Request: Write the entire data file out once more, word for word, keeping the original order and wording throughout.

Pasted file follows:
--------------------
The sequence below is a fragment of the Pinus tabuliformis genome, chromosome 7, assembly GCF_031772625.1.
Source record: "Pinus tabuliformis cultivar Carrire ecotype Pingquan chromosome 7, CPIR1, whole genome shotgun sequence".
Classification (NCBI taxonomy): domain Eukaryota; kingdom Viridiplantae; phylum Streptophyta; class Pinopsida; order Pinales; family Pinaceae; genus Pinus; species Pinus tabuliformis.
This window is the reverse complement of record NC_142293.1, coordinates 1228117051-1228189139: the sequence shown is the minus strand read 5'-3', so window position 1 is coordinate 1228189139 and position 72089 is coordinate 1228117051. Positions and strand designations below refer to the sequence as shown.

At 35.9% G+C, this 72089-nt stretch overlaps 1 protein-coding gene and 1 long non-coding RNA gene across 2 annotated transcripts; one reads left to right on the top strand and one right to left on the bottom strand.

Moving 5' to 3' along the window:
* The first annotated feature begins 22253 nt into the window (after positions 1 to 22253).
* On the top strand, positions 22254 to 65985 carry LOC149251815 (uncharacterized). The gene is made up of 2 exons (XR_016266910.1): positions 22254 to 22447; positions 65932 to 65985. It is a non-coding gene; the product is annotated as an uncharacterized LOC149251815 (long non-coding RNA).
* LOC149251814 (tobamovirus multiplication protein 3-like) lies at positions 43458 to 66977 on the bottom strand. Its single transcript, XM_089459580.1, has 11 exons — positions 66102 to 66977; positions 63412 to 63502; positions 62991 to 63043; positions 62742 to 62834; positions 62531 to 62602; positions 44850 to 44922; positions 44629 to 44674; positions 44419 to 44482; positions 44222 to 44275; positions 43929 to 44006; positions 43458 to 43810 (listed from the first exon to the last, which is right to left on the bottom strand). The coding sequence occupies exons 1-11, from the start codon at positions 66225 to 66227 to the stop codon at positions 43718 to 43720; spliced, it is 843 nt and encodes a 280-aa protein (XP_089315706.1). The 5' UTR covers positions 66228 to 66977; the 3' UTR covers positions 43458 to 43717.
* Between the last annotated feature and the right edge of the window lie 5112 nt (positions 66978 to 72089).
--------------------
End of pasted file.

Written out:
The sequence below is a fragment of the Pinus tabuliformis genome, chromosome 7, assembly GCF_031772625.1.
Source record: "Pinus tabuliformis cultivar Carrire ecotype Pingquan chromosome 7, CPIR1, whole genome shotgun sequence".
Classification (NCBI taxonomy): domain Eukaryota; kingdom Viridiplantae; phylum Streptophyta; class Pinopsida; order Pinales; family Pinaceae; genus Pinus; species Pinus tabuliformis.
This window is the reverse complement of record NC_142293.1, coordinates 1228117051-1228189139: the sequence shown is the minus strand read 5'-3', so window position 1 is coordinate 1228189139 and position 72089 is coordinate 1228117051. Positions and strand designations below refer to the sequence as shown.

At 35.9% G+C, this 72089-nt stretch overlaps 1 protein-coding gene and 1 long non-coding RNA gene across 2 annotated transcripts; one reads left to right on the top strand and one right to left on the bottom strand.

Moving 5' to 3' along the window:
* The first annotated feature begins 22253 nt into the window (after positions 1 to 22253).
* On the top strand, positions 22254 to 65985 carry LOC149251815 (uncharacterized). The gene is made up of 2 exons (XR_016266910.1): positions 22254 to 22447; positions 65932 to 65985. It is a non-coding gene; the product is annotated as an uncharacterized LOC149251815 (long non-coding RNA).
* LOC149251814 (tobamovirus multiplication protein 3-like) lies at positions 43458 to 66977 on the bottom strand. Its single transcript, XM_089459580.1, has 11 exons — positions 66102 to 66977; positions 63412 to 63502; positions 62991 to 63043; positions 62742 to 62834; positions 62531 to 62602; positions 44850 to 44922; positions 44629 to 44674; positions 44419 to 44482; positions 44222 to 44275; positions 43929 to 44006; positions 43458 to 43810 (listed from the first exon to the last, which is right to left on the bottom strand). The coding sequence occupies exons 1-11, from the start codon at positions 66225 to 66227 to the stop codon at positions 43718 to 43720; spliced, it is 843 nt and encodes a 280-aa protein (XP_089315706.1). The 5' UTR covers positions 66228 to 66977; the 3' UTR covers positions 43458 to 43717.
* Between the last annotated feature and the right edge of the window lie 5112 nt (positions 66978 to 72089).